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91. A Word on Military Strategy and its Connection to Legal Strategy

 

In the 1990s and continuing for much of the next decade, two rather arcane sources became popular in America and were used in countless discussions on business strategy. These sources had their origin as military strategy textbooks. The first, by the Eastern Zhou general and strategist Sun Tzu (The Art of War, probably sixth century BCE) spent a lot of time on reading the opponent, assessing one’s strengths, planning the attacks and knowing when to retreat.  For our purposes, his most important statement is in 1.6:

 

            实而备之,强而避之,怒而挠之,卑而骄之,佚而劳之,亲而离之。攻其无备,

            出其不意

 

We see the attractive and rhythmic four-character sequences in his work that were characteristic of much of classical Chinese writing. In many of the clauses we have two strong verbs, interrupted by the conjunctions 而/之。A serviceable translation is: 

 

            ”If your enemy seems solid (实), one needs to be prepared (备)for him. If he is strong (强),                 then evade (避) him. If he is angry (怒) then disturb (挠) him. Put on a face of abjectness (卑)                 so he might become arrogant (骄). If he seems to be     indulging in pleasures (佚), keep                     working hard (劳).  If his forces are united (亲) seek to separate them (离).  Attack him (攻)                   where he is unprepared (无备), and appear (出) where you are not expected (不意)."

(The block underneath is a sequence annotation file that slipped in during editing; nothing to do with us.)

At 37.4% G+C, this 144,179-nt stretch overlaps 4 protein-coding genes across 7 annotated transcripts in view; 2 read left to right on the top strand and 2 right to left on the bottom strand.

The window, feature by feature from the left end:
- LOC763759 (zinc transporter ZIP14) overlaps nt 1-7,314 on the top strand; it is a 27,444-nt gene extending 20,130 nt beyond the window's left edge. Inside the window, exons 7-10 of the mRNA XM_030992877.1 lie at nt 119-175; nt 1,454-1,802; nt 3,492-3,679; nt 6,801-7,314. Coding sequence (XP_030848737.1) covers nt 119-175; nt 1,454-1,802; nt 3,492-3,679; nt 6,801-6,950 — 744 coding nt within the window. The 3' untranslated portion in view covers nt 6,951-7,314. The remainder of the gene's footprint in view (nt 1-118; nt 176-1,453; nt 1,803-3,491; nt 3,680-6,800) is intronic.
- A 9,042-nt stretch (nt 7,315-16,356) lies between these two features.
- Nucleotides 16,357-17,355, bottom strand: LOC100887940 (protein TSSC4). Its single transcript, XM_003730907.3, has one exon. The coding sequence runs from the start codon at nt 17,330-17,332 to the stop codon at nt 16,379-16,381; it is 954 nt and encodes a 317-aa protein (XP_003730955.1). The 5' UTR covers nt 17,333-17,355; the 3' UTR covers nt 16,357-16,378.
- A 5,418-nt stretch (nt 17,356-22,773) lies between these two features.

Most of this advice might not seem immediately relevant to Job’s “case” before God.  Yet, there is no doubt that Job believes his enemy is “solid” and that he needs to launch the most meticulous preparations for an approach to God. Perhaps we can understand Job’s comments on the divine anger (e.g., 9:13) as a way for Job actually to “tweak” or “disturb” God a bit. Job has to keep working hard. One of the real challenges for him will be how to “evade” God’s wrath but, at the same time, approach God.  

 

The other source for many discussions on business strategy in the last few decades was Prussian General Carl von Clausewitz’ 1832 work Vom Kriege (On War).  One of the crucial terms for von Clausewitz in laying out military strategy was the German word Schwerpunkt, variously translated in English as “decisive point” or “center of gravity.”  One passage has it:

 

            “The talent of the strategist is to identify the decisive point (Schwerpunkt)  and 

            to concentrate everything on it, removing forces from secondary fronts and 

            ignoring lesser objectives.”

 

Much ink has been spilled trying to define the contours of this term that appears more than 40X in von Clausewitz's work.  Suffice it to say that Schwerpunkt doesn’t appear to be too different from the litigator’s emphasis on assessing your strength and your opponent’s vulnerabilities.  

 

Before Job actually assembles his case in later chapters, he has to face more inner turmoil and really come to the end of his emotional rope. That is, after singing the glories of God in creation (9:5-12), Job will quickly disintegrate emotionally so that putting together a case against God seems hopeless (9:14-16).  Everything seems to be so worthless for Job at this point; it will take him a few more chapters to get his strength together to make his case.